“The CFO wants to know why our stock is down when it should be up.”
That’s the essence of conversations I had yesterday with two investor-relations officers. It’s tempting to suggest asking Al Gore about why things that should be up are instead down. But that’s an old joke. And it won’t make you more valuable in the IR chair.
What will enhance your value is knowing what to tell the CFO and how best to do it. Whether you provide a daily, weekly or quarterly update to management about factors behind your stock price, you should incorporate comments on your market structure. Not just the old conventional stuff.
Think of market structure this way. If you operated a retail store, and each week you summarized the state of things in your store for headquarters, you’d talk about financial performance, products moving off shelves, the traffic driving sales, and trends. Something like that, anyway.
Same with your stock’s “market structure.” There’s only one product, your shares. But otherwise, you’re assessing behaviors and measuring them to understand how your store serves its market. If you measure only one behavior or one group of customers, that’s not an accurate picture of what’s happening, and it’s bound to lead to head-scratching and questions like, “How come our stock is down when it should be up?”
What do you tell your management team about market structure? Well, say you’re providing a weekly brief on trading activity. First define your metrics – the things you’ll track. For a weekly report, you don’t want to bury them in mind-numbing data. You want a small set of consistent measures. Begin with things like the percentage premium or discount in your closing price for the week versus the trailing 20-day average price. Volume versus 20-day average. Daily average trades and shares per trade, and daily dollar flow – that is, average daily price multiplied by average daily volume.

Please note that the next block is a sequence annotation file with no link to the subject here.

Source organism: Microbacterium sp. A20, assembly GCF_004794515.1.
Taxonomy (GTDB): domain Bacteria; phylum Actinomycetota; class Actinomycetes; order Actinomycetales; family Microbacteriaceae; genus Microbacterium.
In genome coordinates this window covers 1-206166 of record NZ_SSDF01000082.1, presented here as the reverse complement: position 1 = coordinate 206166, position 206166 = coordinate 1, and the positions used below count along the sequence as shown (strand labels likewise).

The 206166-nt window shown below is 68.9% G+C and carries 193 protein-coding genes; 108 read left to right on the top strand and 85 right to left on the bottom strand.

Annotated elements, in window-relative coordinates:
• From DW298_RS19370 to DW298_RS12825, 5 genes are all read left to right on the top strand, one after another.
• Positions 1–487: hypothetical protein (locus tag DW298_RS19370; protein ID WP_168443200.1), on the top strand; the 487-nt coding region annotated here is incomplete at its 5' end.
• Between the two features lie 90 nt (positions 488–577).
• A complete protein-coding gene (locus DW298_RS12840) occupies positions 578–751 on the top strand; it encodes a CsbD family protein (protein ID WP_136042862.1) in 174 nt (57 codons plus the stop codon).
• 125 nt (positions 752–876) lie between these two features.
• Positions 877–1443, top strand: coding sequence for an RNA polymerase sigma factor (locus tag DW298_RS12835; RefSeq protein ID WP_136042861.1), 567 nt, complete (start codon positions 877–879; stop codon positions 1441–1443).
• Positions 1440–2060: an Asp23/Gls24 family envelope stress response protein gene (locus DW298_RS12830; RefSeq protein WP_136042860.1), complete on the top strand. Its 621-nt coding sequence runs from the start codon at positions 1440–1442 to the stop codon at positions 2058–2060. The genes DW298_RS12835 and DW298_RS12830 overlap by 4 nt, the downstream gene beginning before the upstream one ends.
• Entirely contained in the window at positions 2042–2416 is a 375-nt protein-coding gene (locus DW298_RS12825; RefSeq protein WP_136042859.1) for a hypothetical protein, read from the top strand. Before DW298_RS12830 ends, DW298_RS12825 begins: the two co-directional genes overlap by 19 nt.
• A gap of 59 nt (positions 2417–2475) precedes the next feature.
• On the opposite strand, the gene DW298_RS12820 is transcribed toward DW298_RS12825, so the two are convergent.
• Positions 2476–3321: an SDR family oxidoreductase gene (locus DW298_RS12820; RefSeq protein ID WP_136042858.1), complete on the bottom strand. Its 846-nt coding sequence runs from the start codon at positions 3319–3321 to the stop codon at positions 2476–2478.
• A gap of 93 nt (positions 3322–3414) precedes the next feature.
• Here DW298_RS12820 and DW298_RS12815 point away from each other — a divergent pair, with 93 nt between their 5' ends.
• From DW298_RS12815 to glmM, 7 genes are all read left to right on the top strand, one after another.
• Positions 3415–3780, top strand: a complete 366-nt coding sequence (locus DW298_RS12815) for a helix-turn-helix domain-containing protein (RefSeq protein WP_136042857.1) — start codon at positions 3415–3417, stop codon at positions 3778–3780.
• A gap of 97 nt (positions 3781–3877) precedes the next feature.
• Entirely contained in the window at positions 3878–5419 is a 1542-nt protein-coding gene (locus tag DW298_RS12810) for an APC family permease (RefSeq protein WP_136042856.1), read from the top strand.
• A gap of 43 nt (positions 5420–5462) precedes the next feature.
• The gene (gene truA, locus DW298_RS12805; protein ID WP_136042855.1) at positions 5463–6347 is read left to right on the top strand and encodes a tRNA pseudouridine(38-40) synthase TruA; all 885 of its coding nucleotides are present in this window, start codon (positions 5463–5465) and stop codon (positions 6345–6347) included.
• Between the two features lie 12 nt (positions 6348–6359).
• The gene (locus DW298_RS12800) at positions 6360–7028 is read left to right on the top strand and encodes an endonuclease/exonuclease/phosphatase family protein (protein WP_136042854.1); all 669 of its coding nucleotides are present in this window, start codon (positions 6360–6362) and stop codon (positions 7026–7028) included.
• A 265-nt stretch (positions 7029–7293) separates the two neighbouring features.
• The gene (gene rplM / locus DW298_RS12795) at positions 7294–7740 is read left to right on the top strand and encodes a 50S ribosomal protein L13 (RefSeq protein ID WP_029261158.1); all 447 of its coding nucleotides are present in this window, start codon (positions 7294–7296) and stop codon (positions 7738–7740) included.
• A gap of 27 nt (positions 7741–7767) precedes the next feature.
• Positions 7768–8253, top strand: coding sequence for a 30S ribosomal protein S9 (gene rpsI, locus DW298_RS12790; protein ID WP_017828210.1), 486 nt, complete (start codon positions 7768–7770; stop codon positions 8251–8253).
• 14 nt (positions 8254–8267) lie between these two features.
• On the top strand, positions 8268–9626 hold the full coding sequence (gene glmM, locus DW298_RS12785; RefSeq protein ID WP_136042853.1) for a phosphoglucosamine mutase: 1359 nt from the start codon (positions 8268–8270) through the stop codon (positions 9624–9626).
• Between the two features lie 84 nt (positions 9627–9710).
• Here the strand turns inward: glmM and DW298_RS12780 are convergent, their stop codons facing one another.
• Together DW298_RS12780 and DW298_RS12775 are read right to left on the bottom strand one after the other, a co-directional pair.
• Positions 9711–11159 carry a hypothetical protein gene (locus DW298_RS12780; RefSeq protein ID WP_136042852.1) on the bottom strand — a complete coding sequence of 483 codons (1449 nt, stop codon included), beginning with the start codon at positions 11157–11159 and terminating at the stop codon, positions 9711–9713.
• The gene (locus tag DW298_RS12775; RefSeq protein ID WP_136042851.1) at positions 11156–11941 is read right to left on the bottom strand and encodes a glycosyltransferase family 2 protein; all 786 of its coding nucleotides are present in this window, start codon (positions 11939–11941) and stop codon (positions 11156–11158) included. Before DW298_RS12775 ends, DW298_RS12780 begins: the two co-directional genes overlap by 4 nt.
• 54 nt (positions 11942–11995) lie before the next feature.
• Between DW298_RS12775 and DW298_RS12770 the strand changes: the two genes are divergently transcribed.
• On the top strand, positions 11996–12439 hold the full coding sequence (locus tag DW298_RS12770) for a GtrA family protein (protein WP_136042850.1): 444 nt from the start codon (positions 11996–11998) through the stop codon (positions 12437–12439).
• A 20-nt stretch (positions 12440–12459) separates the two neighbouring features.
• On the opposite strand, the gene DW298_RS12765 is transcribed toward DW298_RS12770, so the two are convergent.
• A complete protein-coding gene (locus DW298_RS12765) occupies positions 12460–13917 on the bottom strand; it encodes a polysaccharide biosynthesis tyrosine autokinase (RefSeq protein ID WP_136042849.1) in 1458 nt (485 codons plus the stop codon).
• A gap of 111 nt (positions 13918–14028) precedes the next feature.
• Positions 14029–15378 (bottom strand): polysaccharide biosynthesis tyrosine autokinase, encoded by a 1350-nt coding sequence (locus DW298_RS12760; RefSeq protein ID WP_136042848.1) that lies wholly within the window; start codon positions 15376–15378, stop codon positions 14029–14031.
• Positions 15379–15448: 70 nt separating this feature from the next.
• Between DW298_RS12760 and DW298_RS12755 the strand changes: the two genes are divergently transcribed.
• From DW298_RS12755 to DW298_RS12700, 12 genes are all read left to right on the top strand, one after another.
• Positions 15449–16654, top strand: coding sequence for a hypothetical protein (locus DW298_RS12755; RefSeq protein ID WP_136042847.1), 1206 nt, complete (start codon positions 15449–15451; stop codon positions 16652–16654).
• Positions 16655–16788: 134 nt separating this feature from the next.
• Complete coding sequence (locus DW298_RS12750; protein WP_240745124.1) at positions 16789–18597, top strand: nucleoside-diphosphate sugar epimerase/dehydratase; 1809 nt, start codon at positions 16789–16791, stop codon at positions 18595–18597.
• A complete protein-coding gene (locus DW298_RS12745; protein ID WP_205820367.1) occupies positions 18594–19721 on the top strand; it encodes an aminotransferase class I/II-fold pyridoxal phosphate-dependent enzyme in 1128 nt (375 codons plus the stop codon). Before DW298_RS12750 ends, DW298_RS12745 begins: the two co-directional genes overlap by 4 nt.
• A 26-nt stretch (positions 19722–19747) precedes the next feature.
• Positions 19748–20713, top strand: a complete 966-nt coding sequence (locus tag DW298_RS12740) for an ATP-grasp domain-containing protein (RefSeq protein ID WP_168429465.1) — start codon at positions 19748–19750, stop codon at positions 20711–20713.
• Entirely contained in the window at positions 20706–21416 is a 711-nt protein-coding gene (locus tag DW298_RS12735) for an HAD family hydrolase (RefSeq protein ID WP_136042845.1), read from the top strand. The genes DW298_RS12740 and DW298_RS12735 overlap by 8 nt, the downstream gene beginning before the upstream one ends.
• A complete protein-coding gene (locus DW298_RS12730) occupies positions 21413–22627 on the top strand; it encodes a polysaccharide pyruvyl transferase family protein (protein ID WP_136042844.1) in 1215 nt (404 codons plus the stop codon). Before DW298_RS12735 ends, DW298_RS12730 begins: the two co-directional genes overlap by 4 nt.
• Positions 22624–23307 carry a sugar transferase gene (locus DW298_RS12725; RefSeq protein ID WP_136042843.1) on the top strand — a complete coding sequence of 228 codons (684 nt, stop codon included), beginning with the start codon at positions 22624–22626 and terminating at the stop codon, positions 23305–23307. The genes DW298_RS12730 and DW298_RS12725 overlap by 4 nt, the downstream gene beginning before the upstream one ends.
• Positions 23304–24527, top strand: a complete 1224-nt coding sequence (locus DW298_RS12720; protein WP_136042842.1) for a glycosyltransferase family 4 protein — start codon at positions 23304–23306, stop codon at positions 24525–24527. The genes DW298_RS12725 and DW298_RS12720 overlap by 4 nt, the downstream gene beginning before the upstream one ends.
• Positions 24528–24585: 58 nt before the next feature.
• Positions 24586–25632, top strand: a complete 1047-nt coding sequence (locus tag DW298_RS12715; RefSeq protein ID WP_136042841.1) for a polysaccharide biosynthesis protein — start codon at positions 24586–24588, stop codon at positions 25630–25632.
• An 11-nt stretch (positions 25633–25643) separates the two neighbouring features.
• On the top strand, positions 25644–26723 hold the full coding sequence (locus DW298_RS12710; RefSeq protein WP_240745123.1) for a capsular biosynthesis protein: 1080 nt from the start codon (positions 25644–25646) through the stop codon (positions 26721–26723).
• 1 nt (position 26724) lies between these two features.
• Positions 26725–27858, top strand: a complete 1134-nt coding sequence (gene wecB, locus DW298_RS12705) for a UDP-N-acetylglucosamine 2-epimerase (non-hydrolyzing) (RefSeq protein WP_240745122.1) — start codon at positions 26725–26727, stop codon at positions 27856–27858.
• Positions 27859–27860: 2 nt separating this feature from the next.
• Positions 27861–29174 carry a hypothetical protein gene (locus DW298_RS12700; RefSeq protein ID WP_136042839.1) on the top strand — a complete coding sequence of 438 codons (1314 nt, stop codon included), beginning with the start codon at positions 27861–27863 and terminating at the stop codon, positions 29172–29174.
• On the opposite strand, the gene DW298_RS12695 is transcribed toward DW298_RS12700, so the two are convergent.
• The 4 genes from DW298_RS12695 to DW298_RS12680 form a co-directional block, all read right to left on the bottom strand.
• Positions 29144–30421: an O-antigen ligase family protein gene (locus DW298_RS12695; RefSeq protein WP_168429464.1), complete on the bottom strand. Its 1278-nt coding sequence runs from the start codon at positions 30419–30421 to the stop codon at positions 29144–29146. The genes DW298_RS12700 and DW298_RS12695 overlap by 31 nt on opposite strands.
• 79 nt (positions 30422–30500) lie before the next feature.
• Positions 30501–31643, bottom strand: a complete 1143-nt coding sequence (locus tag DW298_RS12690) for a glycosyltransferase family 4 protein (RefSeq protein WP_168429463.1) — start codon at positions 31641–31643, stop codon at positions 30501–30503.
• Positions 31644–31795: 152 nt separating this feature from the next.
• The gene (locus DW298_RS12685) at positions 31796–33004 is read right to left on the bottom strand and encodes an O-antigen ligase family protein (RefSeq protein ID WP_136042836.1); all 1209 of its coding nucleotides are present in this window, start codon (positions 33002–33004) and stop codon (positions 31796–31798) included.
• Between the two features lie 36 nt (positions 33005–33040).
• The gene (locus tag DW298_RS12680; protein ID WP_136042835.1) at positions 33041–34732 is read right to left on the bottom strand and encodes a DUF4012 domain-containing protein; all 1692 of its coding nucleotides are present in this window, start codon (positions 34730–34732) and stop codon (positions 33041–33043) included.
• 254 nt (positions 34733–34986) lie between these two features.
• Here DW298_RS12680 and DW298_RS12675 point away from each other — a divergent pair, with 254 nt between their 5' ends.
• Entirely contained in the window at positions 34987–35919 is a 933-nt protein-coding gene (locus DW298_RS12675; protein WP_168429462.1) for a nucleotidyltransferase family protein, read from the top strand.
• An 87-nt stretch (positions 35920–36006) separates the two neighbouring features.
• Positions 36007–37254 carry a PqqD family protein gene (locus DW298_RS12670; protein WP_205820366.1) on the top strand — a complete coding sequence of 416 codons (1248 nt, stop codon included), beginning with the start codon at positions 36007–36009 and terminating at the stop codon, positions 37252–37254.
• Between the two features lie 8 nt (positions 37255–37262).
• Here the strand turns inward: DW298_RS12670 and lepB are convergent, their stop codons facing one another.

In time, you can provide a forward-looking expectation from data – but you must accumulate metrics first. As your management team becomes accustomed to market structure information, move to simpler but more compelling information, derived from your data: What’s setting our price? What do investors think? What are traders and risk managers doing, as opposed to what investors think? What’s likely to happen to our price next? These conclusions are extrapolated from data.
Before you know it, you’ll own your market structure. You’ll be the expert on matters related to your trading. This is the first step in a larger process of making a home for market structure in the IR department just like corporate governance has become an IR bailiwick.
Why must you own your market structure? Because roughly 90% of volume today BEHAVES either according to market risk or in response to speculative opportunity, and only a small amount is rational, or seeking long-term returns. If IR spends 90% of its effort on 10% of the market, well, at least something should be known about the rest. Or else, how can you draw accurate conclusions about stock performance, or even investor sentiment?
It’s up to IR to set that agenda and drag management kicking and screaming into the 21st century of how trading markets work.
To conclude, a challenge for you IR readers: Look up the DXY – the dollar index futures contract – and compare it to the Dow Jones Industrial Average, over, say, the past year, or the three months around the May 6 Flash Crash. What does it show you?